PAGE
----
Optech Insights 2022: Solving 3 Common Owner NOI IssuesArticle
Few things are as important to multifamily owners and operators as NOI (net operating income). Owners are fiercely concerned with things that cause their properties to lose money. If a multifamily investment is leaking funds, there’s a fair chance it’s associated with one of three issues. Each is detailed below. Look at the list, consider your assets, and determine if you're in one of these common predicaments. Recommended solutions for all three are also included.
1. Bad Debt
Though there are more than two forms of bad debt in multifamily, resident default and vacant units represent the vast majority of it.
Near the end of 2021, rent debt in the U.S. was estimated at more than $20 billion. Covid lockdowns and related government mandates forced the number of renters defaulting on leases to record heights. Now, in the aftermath, inflation and other economic hardships add even more pressure. Countless multifamily owners in America are shedding dollars via resident default.
Rental income lost from vacancy during resident turnover adds up incredibly fast. The money clock starts ticking the moment a unit is vacated, not to mention the costs associated with cleaning, repair, advertising, and administration. These things together average between $1,000-5,000 per unit. Looking at this through a portfolio-wide lens shows a picture of hundreds of thousands, perhaps even millions, of dollars a year depending on portfolio size.
Many owners are getting creative with tech solutions to protect their properties against the impact of defaulting residents and vacant units. One of these solutions is implementing flexible rent payments. By integrating with third parties like Flex, Zego, and Till, owners allow residents to customize when and how they pay rent each month. They can break it into two installments, for example, and align their rent payment with their paychecks. Owners receive rent on the first of the month and the resident pays it back on a schedule that’s suitable to them. This method is rising in popularity as more owners discover it maximizes NOI by reducing delinquency, eliminating resident’s financial burdens, and lowering bad debt.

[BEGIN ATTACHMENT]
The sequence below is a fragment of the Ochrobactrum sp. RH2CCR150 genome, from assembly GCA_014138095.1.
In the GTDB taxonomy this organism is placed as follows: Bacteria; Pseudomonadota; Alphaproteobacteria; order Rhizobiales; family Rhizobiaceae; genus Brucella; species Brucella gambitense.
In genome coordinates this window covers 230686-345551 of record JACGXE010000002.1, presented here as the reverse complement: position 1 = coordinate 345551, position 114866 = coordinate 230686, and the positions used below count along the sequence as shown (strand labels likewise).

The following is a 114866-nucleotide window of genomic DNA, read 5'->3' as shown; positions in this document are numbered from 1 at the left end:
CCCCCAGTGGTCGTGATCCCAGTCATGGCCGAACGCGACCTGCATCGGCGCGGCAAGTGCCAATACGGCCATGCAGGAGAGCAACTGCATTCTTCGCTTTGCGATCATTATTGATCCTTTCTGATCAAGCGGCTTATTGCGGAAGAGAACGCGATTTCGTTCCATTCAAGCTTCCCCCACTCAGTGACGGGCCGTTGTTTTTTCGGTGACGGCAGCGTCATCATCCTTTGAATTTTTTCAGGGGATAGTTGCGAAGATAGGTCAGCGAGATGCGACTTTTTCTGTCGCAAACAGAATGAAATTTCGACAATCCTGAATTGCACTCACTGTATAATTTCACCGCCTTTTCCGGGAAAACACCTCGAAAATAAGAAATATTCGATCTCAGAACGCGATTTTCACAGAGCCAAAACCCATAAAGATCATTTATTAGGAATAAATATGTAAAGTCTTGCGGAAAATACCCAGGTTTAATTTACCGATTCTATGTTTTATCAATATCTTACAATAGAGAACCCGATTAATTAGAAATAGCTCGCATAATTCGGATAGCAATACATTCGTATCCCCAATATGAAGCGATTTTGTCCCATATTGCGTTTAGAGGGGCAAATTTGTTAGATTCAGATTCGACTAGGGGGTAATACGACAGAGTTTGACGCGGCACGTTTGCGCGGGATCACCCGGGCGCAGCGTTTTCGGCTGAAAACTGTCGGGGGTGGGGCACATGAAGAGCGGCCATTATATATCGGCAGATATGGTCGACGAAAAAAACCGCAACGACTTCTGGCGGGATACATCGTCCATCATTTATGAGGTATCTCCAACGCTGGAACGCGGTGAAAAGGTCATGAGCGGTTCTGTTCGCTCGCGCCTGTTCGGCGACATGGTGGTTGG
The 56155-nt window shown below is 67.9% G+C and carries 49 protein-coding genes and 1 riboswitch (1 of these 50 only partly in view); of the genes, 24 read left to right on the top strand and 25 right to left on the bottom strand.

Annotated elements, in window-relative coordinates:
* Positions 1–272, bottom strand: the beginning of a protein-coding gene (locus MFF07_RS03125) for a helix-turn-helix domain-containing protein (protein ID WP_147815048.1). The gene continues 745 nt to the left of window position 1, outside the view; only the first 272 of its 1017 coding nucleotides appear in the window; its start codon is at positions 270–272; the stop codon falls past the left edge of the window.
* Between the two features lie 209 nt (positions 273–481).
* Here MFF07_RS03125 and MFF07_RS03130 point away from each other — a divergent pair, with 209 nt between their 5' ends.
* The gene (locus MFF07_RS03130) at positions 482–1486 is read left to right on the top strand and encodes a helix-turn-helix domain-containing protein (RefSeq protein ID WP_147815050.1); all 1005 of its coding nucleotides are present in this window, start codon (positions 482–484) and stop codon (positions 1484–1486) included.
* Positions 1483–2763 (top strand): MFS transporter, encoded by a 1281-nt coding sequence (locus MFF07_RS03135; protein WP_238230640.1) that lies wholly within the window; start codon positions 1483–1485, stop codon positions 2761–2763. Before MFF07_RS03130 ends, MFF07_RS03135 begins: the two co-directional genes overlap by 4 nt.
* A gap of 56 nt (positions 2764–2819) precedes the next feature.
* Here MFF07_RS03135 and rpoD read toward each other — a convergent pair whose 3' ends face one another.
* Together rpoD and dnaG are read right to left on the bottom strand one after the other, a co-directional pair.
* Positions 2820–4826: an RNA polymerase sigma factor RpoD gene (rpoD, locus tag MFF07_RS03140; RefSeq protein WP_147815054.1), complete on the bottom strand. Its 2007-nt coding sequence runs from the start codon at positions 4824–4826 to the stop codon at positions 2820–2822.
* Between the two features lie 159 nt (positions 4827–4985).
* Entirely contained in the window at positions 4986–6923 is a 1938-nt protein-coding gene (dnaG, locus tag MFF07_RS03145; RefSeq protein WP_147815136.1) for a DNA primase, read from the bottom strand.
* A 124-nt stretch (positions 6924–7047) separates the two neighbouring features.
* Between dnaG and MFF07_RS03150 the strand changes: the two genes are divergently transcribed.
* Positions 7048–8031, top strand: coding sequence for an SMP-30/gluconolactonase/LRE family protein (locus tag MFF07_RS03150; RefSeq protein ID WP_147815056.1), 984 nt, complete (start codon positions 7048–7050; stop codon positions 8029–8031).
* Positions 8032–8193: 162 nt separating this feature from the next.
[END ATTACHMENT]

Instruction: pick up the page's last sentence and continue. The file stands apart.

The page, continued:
Another modern solution protecting owners against bad debt is lease insurance. Instead of requiring residents to pay a large security deposit upfront (which many cannot afford in today’s economic climate), they pay a small monthly fee instead. This eliminates a significant barrier and is proven to attract potential residents and lift administrative burden associated with collecting security deposits. It’s also a great marketing tool, setting the community apart with solutions residents love and appreciate. Some providers include LeaseLock, Obligo, and Jetty.
Lastly, experts advise not discounting tried and true methods of keeping residents around and avoiding bad debt, some of which include:
Choosing renters wisely (background checks)
Maintaining constant communication (reminders, notifications, follow-up)
Incentivizing on-time payment (gift cards, rent discounts, cleaning services)
2. Utility Mishaps
Less rare than you may think, mishandled utilities create serious financial losses for owners, as well as disgruntled residents. Three of the most common utility mistakes made by owners are under-billing, over-billing, and when utilities are included in the rent.
This is when owners fail to carry over master-meter rate increases to resident bills. Under-billing also occurs when CADs (common area deductions) are too high or when services like fire, emergency medical, stormwater charges, and other legally billable fees aren’t charged back to the resident. Communities that are submetered are usually where these situations spring up.
A lot of these circumstances seem trivial, but losses that appear small add up fast. Consider an owner who’s under-billing residents only $5 each month in a community with 300 units. At year’s end, that’s $18,000 lost. If you’re over-billing more than $5 and have more than 300 units, the problem is magnified.
This happens when owners charge residents too much because they aren’t subtracting non-billable expenses (like CADs) from the master-meter bill amount. It also happens when owners rationalize increasing renter’s residential rates after receiving a lower commercial utility rate, or when owners intentionally charge residents service fees higher than the legal limit.